The first law of ecology holds that everything is connected to everything else. This conference addresses the challenges and dilemmas of resource management policy on America’s public lands, but it seems useful both for the purposes of the conference and in broader terms to note how resource management is connected to larger questions of global integrity and human governance. This essay explores a troubling fact of modern political life: As the problems of managing the economy and ecology of this nation become ever more complex, subtly-interrelated, pressured and demanding, our processes of legal and political governance might be expected to become more integrative and comprehensive in scope. Instead, however, there often appears to be a contrary dysfunctional tendency. The more complex and stressed an issue becomes, the more its political actors retreat into a narrow insulated factionalism that can be viewed as a form of latter-day tribalism. Viewing the narrowed perspectives and localized interests of contemporary natural resources decisionmaking as “tribalism” offers a useful analytical perspective on its symptoms and consequences. Tribalism, as the anthropologies describe it, denotes the way groups of people live in a form of cohesive affiliation and narrowed community of interest, systematically including all members of that community and excluding all others as “outsiders.” Some instructive examples can hereafter be drawn from Alaska’s Exxon Valdez Oil Spill, from public works water projects, and from controversies over timber management. The global context and ambiguous benefits of such a tribalism will be explored through two contrasting astronautic examples.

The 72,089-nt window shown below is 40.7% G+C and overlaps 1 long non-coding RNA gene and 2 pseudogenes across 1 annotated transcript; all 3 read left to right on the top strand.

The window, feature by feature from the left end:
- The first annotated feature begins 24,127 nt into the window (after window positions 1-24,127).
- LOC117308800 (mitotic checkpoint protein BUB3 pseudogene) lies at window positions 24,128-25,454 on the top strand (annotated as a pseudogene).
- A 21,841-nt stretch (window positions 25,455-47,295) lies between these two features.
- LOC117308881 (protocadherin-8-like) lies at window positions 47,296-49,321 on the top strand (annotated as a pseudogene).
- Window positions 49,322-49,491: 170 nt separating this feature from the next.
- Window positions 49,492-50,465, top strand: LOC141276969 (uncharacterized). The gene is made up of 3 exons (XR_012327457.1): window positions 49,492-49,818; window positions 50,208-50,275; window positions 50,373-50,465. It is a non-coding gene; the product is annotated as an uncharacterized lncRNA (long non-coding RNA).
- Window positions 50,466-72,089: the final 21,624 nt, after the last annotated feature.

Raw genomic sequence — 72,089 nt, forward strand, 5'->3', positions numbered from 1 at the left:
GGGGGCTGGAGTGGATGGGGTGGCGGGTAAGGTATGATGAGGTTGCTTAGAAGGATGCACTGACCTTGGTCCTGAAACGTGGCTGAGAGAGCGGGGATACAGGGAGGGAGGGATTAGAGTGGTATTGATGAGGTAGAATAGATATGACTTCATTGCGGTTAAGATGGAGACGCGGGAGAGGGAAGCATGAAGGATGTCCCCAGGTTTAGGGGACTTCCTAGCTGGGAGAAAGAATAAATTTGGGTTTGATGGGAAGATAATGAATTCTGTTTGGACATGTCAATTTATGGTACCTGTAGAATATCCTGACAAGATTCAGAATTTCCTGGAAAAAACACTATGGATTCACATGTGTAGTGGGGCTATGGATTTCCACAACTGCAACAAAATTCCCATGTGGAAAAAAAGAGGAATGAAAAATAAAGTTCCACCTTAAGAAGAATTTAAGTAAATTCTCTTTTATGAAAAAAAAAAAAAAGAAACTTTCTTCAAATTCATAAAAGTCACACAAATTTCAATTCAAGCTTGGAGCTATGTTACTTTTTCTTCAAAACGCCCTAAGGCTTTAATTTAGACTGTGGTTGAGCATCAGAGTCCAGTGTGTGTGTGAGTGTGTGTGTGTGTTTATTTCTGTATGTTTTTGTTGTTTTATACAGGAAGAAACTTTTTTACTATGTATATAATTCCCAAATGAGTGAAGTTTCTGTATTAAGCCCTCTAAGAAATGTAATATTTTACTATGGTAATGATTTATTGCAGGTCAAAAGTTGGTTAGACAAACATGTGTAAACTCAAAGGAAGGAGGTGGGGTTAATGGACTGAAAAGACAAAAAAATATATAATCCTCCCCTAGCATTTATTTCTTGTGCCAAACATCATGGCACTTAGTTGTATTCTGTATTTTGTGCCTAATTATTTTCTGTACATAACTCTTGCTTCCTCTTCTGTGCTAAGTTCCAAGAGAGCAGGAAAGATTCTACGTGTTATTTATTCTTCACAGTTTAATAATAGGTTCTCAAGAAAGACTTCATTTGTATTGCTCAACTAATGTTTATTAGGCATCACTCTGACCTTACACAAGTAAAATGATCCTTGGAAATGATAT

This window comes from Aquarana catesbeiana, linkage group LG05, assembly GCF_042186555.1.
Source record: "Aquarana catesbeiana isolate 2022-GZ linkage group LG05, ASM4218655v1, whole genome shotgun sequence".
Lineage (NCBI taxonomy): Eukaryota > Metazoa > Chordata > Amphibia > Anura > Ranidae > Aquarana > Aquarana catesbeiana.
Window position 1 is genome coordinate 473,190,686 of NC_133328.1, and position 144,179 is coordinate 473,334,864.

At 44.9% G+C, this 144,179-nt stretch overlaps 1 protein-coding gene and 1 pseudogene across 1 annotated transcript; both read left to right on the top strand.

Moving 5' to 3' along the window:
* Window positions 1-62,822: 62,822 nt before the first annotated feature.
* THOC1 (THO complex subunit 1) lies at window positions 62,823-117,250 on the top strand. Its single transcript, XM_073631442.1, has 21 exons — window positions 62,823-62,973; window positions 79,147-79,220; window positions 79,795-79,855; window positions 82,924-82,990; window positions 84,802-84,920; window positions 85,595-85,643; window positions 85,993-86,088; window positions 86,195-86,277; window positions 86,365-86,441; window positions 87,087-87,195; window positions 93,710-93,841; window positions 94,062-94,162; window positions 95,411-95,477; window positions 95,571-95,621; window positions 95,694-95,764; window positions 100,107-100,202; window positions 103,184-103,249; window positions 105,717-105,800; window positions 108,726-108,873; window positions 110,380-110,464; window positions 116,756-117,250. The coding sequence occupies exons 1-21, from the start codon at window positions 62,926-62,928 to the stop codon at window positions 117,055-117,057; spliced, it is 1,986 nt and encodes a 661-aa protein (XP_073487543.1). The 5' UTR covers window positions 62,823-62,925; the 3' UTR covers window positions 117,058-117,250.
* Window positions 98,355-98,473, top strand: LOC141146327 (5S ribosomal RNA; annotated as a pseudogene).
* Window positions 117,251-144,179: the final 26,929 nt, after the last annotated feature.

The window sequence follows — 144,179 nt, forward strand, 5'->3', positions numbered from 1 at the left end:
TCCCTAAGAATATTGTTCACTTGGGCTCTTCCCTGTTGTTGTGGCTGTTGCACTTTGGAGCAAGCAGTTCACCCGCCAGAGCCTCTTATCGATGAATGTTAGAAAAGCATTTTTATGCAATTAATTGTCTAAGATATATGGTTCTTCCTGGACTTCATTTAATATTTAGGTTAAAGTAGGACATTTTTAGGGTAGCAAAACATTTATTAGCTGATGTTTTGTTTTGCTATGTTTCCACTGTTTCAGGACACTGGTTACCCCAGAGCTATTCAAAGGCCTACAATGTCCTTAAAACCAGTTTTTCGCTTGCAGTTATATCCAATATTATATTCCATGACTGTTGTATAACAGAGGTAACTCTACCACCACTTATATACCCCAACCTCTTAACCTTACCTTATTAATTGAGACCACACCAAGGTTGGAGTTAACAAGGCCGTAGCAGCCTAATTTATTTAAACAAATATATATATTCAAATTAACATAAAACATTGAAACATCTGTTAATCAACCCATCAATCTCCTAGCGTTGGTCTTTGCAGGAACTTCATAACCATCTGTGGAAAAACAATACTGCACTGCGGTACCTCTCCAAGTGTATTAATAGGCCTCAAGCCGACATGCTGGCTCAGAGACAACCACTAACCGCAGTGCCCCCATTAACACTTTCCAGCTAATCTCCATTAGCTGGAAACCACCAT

Available at: http://works.bepress.com/zygmunt_plater/28/